One of the issues businesses operating heavy duty vehicles have is that customers would often reject vehicles because of overloading. Mass management can help you avoid this problem by ensuring that the weight of a vehicle is accurate and not subject to overloading.
With an effective mass management system, drivers are able to plan their loads more efficiently and safely. This means they get home sooner, which improves driver morale in the long term, especially as they come under the hardworking workforce category. The benefit of this to the business includes increased driver retention, reduces the chances of accidents, and higher performance.
If a load a heavy vehicle carries is too heavy, chances are the driver cannot carry on driving with ease which will affect their handling of the truck. This is also important for those operating heavy machinery or equipment, as it can cause accidents and other problems if they continue to drive with excess weight on-board.
The key reason is that when there are more products being carried than anticipated particularly during peak periods, it’s common for some people to overload their vehicle without considering the consequences.
Avoiding fines from overloading trucks or trailers
The National Heavy Vehicle Regulator (NHVR) is responsible for regulating heavy vehicles and drivers in Australia. They have a big focus on safety. If you’re over the mass limit then you can get fined, or be disqualified from operating a heavy vehicle.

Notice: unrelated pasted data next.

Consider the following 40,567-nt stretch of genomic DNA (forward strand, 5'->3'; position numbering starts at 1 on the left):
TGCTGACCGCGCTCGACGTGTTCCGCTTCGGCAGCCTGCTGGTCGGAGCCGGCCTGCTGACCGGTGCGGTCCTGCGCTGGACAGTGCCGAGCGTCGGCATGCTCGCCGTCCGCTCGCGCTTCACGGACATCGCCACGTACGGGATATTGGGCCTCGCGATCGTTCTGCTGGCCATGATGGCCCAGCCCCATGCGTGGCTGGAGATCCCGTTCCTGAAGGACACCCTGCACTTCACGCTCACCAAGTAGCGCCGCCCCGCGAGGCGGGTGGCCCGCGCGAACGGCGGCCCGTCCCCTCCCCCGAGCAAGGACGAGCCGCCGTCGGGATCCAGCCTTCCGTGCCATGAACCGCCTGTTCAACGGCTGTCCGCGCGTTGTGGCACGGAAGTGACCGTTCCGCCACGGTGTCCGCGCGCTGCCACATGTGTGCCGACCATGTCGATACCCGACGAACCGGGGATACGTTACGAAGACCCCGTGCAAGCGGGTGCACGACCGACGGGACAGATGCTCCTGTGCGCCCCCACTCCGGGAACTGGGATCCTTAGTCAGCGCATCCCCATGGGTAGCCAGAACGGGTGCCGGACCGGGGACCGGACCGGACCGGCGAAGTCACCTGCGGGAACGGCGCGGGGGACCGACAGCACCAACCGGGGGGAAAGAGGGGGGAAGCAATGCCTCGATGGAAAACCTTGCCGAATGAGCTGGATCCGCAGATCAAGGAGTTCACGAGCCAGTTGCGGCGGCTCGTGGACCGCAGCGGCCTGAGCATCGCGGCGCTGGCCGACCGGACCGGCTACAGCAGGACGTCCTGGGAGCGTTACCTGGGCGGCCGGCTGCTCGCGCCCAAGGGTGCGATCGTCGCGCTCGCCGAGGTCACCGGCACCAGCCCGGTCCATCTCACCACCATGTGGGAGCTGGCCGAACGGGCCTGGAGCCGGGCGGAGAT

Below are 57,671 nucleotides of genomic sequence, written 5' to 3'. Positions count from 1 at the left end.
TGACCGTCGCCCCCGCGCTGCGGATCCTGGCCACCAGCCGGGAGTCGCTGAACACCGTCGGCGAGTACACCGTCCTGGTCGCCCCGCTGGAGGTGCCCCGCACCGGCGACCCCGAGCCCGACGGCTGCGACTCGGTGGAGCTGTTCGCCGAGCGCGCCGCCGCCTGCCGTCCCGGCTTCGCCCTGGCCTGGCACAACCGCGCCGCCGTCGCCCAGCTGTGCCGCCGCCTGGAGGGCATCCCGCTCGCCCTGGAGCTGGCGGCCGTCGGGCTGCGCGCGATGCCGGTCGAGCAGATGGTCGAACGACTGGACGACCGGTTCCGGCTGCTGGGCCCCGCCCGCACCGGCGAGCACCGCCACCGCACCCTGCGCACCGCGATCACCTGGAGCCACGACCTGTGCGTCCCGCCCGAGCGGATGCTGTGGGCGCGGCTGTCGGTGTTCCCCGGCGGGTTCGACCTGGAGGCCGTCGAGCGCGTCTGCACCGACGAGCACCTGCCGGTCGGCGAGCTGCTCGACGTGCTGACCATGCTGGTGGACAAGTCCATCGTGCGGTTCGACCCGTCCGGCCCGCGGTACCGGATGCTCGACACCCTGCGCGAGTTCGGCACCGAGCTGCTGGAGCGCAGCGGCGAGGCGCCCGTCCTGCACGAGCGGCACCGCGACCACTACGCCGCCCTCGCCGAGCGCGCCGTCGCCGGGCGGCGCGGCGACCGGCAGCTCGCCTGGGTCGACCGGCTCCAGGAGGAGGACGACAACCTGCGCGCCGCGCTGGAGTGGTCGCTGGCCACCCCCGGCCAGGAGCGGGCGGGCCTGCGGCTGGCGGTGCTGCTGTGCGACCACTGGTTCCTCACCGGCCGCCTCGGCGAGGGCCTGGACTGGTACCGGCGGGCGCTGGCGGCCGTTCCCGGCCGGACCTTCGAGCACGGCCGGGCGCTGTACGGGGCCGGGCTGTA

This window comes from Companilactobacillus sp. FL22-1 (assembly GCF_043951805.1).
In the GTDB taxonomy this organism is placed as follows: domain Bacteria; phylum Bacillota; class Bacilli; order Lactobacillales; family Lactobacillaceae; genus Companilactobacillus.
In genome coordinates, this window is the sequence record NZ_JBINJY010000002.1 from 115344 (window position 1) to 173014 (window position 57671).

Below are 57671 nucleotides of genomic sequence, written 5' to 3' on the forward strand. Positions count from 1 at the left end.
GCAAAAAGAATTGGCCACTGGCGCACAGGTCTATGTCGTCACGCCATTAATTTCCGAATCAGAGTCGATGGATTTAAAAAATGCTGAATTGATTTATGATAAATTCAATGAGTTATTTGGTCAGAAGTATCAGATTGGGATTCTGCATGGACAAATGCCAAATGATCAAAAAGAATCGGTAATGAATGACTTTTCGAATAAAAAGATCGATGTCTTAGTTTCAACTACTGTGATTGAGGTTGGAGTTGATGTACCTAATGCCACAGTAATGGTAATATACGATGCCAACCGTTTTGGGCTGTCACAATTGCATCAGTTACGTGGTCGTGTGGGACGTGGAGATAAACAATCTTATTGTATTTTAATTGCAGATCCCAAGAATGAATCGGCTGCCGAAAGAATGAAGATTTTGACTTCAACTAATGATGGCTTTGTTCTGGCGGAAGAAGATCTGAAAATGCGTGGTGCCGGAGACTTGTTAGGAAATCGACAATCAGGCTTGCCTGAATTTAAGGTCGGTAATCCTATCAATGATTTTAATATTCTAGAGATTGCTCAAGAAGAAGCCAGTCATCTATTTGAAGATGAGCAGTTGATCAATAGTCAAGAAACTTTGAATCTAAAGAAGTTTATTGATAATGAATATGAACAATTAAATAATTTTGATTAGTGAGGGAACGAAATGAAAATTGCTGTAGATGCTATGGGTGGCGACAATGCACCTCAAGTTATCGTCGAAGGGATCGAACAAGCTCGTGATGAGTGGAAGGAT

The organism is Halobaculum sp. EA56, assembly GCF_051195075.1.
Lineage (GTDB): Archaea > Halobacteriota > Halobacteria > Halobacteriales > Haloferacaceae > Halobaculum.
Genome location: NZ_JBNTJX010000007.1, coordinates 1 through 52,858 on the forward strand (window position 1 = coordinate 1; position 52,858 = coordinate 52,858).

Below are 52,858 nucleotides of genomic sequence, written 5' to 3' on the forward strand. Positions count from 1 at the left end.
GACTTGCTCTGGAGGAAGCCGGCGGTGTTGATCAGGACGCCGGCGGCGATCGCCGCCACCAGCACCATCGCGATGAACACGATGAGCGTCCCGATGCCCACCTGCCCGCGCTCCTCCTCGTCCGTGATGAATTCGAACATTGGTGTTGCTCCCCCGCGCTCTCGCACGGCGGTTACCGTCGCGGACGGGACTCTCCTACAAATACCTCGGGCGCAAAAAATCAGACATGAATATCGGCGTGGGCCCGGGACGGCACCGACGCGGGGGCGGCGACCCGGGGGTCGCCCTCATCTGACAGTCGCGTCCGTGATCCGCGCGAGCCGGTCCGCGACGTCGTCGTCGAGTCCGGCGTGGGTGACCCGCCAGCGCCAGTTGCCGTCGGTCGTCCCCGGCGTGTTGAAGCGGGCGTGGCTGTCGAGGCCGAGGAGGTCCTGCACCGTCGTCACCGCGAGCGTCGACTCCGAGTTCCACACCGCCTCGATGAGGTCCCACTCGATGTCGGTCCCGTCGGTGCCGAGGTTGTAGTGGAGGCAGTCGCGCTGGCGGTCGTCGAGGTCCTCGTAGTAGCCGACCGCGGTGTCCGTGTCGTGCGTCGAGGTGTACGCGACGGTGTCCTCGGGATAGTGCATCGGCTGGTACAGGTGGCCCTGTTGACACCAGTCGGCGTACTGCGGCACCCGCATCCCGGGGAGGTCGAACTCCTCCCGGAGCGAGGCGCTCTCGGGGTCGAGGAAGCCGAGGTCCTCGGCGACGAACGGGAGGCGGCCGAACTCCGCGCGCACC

In Australia, heavy vehicles cannot carry more than a certain amount of weight. If you want to go over this, then you need to ensure you are accredited to do so. A mass management system must therefore be in place - this is proof of commitment to keeping safe practices.
These are the eight Mass Management Standards that need to be met to be a compliant operator:
All positions involved in the Mass Management System must be properly identified, their duties outlined, and records of their participation maintained. When assigning tasks, it must be to appropriate individuals that are qualified to complete such tasks. For example: the driver of a forklift is responsible for recording the weights of pallets, the calibration of scales by the workshop manager, a truck driver ensures that a vehicle’s axle weights are correct by checking the weighbridge’s digital display etc.
This standard aims to ensure that the vehicles nominated in a Mass Management System are up to Mass management standards. Therefore, your system should have a working method for keeping the records of vehicles together with all their details. Furthermore, it is vital you have proof that each vehicle has the manufacturer’s rating to carry the mass allowed.